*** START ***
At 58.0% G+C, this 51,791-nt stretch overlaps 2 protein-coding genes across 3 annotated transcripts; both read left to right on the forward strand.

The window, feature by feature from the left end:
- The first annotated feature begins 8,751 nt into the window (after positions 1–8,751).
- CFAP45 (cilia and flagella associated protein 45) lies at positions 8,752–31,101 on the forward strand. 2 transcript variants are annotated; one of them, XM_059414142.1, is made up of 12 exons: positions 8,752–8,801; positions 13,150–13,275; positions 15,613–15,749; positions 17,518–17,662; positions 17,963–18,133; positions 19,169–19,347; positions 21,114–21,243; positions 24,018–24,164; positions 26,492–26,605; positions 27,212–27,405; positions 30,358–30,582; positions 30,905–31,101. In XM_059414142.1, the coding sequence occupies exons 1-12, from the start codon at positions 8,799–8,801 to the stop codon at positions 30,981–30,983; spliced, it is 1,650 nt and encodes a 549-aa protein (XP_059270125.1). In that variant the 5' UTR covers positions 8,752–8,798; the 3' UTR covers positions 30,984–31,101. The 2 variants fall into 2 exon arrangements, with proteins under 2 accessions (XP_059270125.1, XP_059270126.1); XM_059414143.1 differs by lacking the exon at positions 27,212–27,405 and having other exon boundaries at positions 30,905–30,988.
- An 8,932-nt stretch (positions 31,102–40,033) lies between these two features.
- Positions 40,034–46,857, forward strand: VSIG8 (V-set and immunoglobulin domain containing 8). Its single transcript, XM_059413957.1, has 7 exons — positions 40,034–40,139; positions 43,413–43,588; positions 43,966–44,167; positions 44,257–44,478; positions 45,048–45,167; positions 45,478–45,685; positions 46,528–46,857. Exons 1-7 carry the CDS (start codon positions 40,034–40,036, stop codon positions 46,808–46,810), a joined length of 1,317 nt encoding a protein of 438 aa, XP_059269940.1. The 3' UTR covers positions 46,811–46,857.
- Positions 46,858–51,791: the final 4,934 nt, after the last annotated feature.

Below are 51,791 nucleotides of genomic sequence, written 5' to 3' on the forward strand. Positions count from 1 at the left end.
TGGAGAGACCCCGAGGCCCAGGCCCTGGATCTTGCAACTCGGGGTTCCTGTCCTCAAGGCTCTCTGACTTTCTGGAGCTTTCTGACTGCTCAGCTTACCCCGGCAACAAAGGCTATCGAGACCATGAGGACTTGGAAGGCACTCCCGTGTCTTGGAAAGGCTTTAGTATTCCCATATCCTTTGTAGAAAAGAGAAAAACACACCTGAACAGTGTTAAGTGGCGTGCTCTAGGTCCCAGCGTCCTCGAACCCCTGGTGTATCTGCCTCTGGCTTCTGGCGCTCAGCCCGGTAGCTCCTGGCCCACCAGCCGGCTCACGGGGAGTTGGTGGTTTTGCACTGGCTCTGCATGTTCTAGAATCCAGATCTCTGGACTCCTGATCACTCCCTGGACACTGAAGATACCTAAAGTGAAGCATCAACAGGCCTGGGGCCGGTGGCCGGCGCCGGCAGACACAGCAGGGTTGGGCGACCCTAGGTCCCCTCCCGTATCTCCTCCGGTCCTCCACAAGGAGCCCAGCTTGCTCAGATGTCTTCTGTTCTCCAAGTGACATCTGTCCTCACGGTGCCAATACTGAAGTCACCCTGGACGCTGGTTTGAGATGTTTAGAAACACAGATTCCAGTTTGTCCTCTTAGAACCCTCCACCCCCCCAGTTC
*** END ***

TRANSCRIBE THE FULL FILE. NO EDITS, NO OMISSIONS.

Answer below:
At 58.0% G+C, this 51,791-nt stretch overlaps 2 protein-coding genes across 3 annotated transcripts; both read left to right on the forward strand.

The window, feature by feature from the left end:
- The first annotated feature begins 8,751 nt into the window (after positions 1–8,751).
- CFAP45 (cilia and flagella associated protein 45) lies at positions 8,752–31,101 on the forward strand. 2 transcript variants are annotated; one of them, XM_059414142.1, is made up of 12 exons: positions 8,752–8,801; positions 13,150–13,275; positions 15,613–15,749; positions 17,518–17,662; positions 17,963–18,133; positions 19,169–19,347; positions 21,114–21,243; positions 24,018–24,164; positions 26,492–26,605; positions 27,212–27,405; positions 30,358–30,582; positions 30,905–31,101. In XM_059414142.1, the coding sequence occupies exons 1-12, from the start codon at positions 8,799–8,801 to the stop codon at positions 30,981–30,983; spliced, it is 1,650 nt and encodes a 549-aa protein (XP_059270125.1). In that variant the 5' UTR covers positions 8,752–8,798; the 3' UTR covers positions 30,984–31,101. The 2 variants fall into 2 exon arrangements, with proteins under 2 accessions (XP_059270125.1, XP_059270126.1); XM_059414143.1 differs by lacking the exon at positions 27,212–27,405 and having other exon boundaries at positions 30,905–30,988.
- An 8,932-nt stretch (positions 31,102–40,033) lies between these two features.
- Positions 40,034–46,857, forward strand: VSIG8 (V-set and immunoglobulin domain containing 8). Its single transcript, XM_059413957.1, has 7 exons — positions 40,034–40,139; positions 43,413–43,588; positions 43,966–44,167; positions 44,257–44,478; positions 45,048–45,167; positions 45,478–45,685; positions 46,528–46,857. Exons 1-7 carry the CDS (start codon positions 40,034–40,036, stop codon positions 46,808–46,810), a joined length of 1,317 nt encoding a protein of 438 aa, XP_059269940.1. The 3' UTR covers positions 46,811–46,857.
- Positions 46,858–51,791: the final 4,934 nt, after the last annotated feature.

Below are 51,791 nucleotides of genomic sequence, written 5' to 3' on the forward strand. Positions count from 1 at the left end.
TGGAGAGACCCCGAGGCCCAGGCCCTGGATCTTGCAACTCGGGGTTCCTGTCCTCAAGGCTCTCTGACTTTCTGGAGCTTTCTGACTGCTCAGCTTACCCCGGCAACAAAGGCTATCGAGACCATGAGGACTTGGAAGGCACTCCCGTGTCTTGGAAAGGCTTTAGTATTCCCATATCCTTTGTAGAAAAGAGAAAAACACACCTGAACAGTGTTAAGTGGCGTGCTCTAGGTCCCAGCGTCCTCGAACCCCTGGTGTATCTGCCTCTGGCTTCTGGCGCTCAGCCCGGTAGCTCCTGGCCCACCAGCCGGCTCACGGGGAGTTGGTGGTTTTGCACTGGCTCTGCATGTTCTAGAATCCAGATCTCTGGACTCCTGATCACTCCCTGGACACTGAAGATACCTAAAGTGAAGCATCAACAGGCCTGGGGCCGGTGGCCGGCGCCGGCAGACACAGCAGGGTTGGGCGACCCTAGGTCCCCTCCCGTATCTCCTCCGGTCCTCCACAAGGAGCCCAGCTTGCTCAGATGTCTTCTGTTCTCCAAGTGACATCTGTCCTCACGGTGCCAATACTGAAGTCACCCTGGACGCTGGTTTGAGATGTTTAGAAACACAGATTCCAGTTTGTCCTCTTAGAACCCTCCACCCCCCCAGTTC